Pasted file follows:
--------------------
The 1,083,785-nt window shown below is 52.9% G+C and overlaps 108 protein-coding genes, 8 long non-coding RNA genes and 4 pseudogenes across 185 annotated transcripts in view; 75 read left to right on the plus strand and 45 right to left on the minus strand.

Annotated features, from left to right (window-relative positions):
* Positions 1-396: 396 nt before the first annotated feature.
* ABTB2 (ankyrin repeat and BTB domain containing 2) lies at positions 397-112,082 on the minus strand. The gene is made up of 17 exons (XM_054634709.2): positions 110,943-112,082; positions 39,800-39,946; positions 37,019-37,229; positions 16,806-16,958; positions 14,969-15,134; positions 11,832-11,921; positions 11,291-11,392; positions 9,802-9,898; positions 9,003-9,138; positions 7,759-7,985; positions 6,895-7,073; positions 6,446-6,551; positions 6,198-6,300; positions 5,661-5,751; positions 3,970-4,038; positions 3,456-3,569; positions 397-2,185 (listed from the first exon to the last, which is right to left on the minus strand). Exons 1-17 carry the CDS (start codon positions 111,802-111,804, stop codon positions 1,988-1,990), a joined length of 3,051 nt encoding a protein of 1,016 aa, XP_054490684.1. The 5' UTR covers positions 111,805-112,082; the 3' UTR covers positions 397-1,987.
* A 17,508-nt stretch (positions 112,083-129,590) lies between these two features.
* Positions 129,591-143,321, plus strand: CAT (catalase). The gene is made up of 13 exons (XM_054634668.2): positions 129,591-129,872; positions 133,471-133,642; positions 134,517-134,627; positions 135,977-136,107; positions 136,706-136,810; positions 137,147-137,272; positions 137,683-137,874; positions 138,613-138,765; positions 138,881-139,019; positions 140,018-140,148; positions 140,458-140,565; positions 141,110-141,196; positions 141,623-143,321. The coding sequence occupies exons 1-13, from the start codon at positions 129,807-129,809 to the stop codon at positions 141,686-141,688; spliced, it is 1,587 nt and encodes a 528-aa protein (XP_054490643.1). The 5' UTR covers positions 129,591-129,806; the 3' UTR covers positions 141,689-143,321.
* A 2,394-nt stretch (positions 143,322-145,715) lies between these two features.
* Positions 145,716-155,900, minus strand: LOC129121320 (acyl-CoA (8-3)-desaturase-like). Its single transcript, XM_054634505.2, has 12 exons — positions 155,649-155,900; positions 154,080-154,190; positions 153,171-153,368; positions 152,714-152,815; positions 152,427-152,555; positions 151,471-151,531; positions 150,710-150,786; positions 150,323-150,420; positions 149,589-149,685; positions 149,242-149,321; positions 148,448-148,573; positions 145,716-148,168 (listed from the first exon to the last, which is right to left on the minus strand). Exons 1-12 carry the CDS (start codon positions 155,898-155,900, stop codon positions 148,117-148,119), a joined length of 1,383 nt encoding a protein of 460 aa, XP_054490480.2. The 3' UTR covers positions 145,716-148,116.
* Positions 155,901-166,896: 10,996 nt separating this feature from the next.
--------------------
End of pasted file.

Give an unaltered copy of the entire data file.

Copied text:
The 1,083,785-nt window shown below is 52.9% G+C and overlaps 108 protein-coding genes, 8 long non-coding RNA genes and 4 pseudogenes across 185 annotated transcripts in view; 75 read left to right on the plus strand and 45 right to left on the minus strand.

Annotated features, from left to right (window-relative positions):
* Positions 1-396: 396 nt before the first annotated feature.
* ABTB2 (ankyrin repeat and BTB domain containing 2) lies at positions 397-112,082 on the minus strand. The gene is made up of 17 exons (XM_054634709.2): positions 110,943-112,082; positions 39,800-39,946; positions 37,019-37,229; positions 16,806-16,958; positions 14,969-15,134; positions 11,832-11,921; positions 11,291-11,392; positions 9,802-9,898; positions 9,003-9,138; positions 7,759-7,985; positions 6,895-7,073; positions 6,446-6,551; positions 6,198-6,300; positions 5,661-5,751; positions 3,970-4,038; positions 3,456-3,569; positions 397-2,185 (listed from the first exon to the last, which is right to left on the minus strand). Exons 1-17 carry the CDS (start codon positions 111,802-111,804, stop codon positions 1,988-1,990), a joined length of 3,051 nt encoding a protein of 1,016 aa, XP_054490684.1. The 5' UTR covers positions 111,805-112,082; the 3' UTR covers positions 397-1,987.
* A 17,508-nt stretch (positions 112,083-129,590) lies between these two features.
* Positions 129,591-143,321, plus strand: CAT (catalase). The gene is made up of 13 exons (XM_054634668.2): positions 129,591-129,872; positions 133,471-133,642; positions 134,517-134,627; positions 135,977-136,107; positions 136,706-136,810; positions 137,147-137,272; positions 137,683-137,874; positions 138,613-138,765; positions 138,881-139,019; positions 140,018-140,148; positions 140,458-140,565; positions 141,110-141,196; positions 141,623-143,321. The coding sequence occupies exons 1-13, from the start codon at positions 129,807-129,809 to the stop codon at positions 141,686-141,688; spliced, it is 1,587 nt and encodes a 528-aa protein (XP_054490643.1). The 5' UTR covers positions 129,591-129,806; the 3' UTR covers positions 141,689-143,321.
* A 2,394-nt stretch (positions 143,322-145,715) lies between these two features.
* Positions 145,716-155,900, minus strand: LOC129121320 (acyl-CoA (8-3)-desaturase-like). Its single transcript, XM_054634505.2, has 12 exons — positions 155,649-155,900; positions 154,080-154,190; positions 153,171-153,368; positions 152,714-152,815; positions 152,427-152,555; positions 151,471-151,531; positions 150,710-150,786; positions 150,323-150,420; positions 149,589-149,685; positions 149,242-149,321; positions 148,448-148,573; positions 145,716-148,168 (listed from the first exon to the last, which is right to left on the minus strand). Exons 1-12 carry the CDS (start codon positions 155,898-155,900, stop codon positions 148,117-148,119), a joined length of 1,383 nt encoding a protein of 460 aa, XP_054490480.2. The 3' UTR covers positions 145,716-148,116.
* Positions 155,901-166,896: 10,996 nt separating this feature from the next.